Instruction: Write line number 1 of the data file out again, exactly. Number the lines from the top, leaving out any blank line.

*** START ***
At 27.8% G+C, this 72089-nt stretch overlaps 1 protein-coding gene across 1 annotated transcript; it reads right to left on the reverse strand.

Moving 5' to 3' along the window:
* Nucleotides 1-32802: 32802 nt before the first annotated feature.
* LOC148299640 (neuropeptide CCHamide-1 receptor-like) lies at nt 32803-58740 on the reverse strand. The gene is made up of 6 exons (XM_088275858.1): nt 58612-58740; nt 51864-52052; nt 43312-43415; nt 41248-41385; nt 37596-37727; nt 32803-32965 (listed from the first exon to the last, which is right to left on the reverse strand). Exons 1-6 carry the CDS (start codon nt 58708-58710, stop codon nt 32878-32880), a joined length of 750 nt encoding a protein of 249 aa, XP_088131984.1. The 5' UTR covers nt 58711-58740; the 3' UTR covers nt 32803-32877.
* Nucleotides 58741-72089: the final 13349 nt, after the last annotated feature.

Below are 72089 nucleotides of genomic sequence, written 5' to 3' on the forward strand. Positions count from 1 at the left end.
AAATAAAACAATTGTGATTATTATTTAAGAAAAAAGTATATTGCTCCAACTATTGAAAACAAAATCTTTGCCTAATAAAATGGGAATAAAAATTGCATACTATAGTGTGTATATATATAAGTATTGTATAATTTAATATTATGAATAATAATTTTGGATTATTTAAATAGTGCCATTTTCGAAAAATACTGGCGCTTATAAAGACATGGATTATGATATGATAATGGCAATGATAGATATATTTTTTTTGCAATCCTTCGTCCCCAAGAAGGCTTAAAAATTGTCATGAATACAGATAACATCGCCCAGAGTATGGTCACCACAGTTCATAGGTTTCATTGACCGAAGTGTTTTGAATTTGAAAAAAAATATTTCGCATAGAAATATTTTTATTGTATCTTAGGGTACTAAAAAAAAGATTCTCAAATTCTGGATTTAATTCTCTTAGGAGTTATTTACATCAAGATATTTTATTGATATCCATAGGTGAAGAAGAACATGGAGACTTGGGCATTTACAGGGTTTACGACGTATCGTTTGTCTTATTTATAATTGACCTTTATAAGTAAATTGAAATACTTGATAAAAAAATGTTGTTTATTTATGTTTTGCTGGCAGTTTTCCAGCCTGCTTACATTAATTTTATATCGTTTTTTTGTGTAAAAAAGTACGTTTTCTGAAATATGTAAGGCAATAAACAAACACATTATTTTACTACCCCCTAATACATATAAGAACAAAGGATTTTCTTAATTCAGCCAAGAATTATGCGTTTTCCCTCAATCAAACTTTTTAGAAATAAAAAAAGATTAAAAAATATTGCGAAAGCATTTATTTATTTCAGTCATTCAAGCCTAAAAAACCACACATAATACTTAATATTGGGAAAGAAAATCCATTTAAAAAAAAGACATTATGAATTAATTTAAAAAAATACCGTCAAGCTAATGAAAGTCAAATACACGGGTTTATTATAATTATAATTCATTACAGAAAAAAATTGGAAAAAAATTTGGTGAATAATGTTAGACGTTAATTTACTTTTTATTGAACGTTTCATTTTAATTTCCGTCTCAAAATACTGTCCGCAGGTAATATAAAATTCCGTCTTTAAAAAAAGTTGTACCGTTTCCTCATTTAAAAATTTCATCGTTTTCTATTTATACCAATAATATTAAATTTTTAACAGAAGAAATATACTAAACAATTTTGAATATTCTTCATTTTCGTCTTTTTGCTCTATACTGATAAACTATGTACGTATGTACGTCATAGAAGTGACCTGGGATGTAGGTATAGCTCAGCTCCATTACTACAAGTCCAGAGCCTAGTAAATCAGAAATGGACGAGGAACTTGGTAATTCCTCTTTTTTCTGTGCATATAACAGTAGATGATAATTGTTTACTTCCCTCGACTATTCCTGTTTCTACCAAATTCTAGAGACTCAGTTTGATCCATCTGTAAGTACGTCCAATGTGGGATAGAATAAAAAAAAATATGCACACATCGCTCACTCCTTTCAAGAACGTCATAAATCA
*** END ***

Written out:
At 27.8% G+C, this 72089-nt stretch overlaps 1 protein-coding gene across 1 annotated transcript; it reads right to left on the reverse strand.